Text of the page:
Computer programming and formal systems by P. Braffort

By P. Braffort

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Bringing simple common sense out of the educational darkness into the sunshine of day, Paul Tomassi makes good judgment totally obtainable for somebody trying to come to grips with the complexities of this hard topic. together with student-friendly workouts, illustrations, summaries and a thesaurus of phrases, good judgment introduces and explains:

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Example text

On the purely logical side, we should expect that any statement from a reliable source is indeed true. This allows us to write reli → ϕi to connect the auxiliary variable RELi with ϕi . With Φ + = {rel1 → ϕ1 , . . , reln → ϕn } we denote the set of all such material implications, from which we obtain a probabilistic argumentation system A + = (V ∪ W, LV ∪W , Φ + ,W, P) with W = {REL1 , . . , RELn } and P as defined above. This allows us then to compute the degrees of support and possibility for the conclusion ψ and to use them as lower and upper bounds for the target interval Y .

If we assume the least restrictive interval Xi = [0, 1] to represent a totally incompetent source, and similarly the most restrictive interval Xi = [xi , xi ] to represent a totally competent source, then ui − i surely represents the source’s degree of incompetence, from which we obtain P(compi ) = 1 − (ui − i ) = 1 − ui + i for the marginal probability of compi . Following a similar line of reasoning, we first obtain P(compi ∧ honi ) = i for the combined event compi ∧ honi of a reliable source, which then leads to P(honi ) = i P(compi ) = i 1 − u i + li for the marginal probability of honi .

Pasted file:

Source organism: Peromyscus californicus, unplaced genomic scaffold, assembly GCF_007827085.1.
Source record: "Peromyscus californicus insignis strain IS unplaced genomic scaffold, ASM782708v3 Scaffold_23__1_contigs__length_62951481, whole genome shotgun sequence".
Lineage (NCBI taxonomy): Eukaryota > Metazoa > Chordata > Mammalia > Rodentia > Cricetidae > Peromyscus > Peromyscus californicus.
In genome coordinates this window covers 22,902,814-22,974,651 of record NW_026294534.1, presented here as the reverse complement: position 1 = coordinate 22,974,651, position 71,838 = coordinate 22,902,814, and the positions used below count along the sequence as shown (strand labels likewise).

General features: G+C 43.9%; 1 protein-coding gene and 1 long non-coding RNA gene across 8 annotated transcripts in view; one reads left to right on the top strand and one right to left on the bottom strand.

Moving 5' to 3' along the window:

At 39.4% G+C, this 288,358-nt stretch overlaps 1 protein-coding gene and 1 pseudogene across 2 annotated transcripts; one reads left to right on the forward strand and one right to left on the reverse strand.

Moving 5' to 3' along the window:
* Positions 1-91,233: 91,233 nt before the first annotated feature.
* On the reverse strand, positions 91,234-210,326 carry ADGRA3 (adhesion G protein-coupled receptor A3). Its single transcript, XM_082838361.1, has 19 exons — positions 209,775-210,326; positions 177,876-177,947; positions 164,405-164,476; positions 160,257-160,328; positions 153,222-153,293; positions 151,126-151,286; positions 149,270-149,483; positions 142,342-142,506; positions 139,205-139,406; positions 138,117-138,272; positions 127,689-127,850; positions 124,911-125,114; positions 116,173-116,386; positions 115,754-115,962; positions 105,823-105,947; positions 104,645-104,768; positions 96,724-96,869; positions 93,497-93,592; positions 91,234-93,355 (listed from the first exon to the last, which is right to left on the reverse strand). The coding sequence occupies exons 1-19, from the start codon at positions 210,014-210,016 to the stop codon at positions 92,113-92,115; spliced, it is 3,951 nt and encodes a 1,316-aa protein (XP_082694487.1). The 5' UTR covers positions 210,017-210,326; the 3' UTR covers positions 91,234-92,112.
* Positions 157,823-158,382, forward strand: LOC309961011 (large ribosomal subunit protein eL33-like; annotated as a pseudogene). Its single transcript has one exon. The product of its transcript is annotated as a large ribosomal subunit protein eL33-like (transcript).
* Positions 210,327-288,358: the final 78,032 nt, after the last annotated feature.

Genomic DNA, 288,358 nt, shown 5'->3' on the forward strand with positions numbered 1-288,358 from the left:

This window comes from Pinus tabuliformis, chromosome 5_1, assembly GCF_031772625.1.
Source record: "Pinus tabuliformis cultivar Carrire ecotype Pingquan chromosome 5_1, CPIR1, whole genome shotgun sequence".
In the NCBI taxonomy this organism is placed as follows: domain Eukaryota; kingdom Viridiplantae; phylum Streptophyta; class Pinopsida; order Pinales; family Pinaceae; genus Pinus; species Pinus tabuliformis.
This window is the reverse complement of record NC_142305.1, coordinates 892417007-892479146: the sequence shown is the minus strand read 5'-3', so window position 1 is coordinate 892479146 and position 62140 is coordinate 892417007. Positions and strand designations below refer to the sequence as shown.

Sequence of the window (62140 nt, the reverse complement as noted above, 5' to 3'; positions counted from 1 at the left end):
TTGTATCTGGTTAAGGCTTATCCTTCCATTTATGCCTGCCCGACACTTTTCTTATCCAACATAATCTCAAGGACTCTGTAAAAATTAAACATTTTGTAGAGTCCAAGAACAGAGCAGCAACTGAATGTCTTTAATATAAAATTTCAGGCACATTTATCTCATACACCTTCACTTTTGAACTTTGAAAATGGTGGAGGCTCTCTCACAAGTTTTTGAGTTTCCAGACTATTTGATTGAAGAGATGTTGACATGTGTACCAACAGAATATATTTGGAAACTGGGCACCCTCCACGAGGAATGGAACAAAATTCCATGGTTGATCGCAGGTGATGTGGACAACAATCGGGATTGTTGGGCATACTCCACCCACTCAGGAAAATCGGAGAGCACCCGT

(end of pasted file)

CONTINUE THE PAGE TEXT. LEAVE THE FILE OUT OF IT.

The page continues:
Note that the independence assumption, on which Dempster’s rule is based, has raised quite some criticism with regard to the appropriateness of the rule and the theory as a whole (Zadeh, 1979). In probabilistic argumentation, these criticisms are circumvented by not explicitly formulating Dempster’s rule and thus by not giving it such a fundamental role. Another major difference is the fact that the notions of belief and plausibility in the Dempster-Shafer theory are often entirely detached from a probabilistic interpretation (for example in Smets’ Transferable Belief Model (Smets and Kennes, 1994)), whereas degrees of support and possibility are probabilities by definition.

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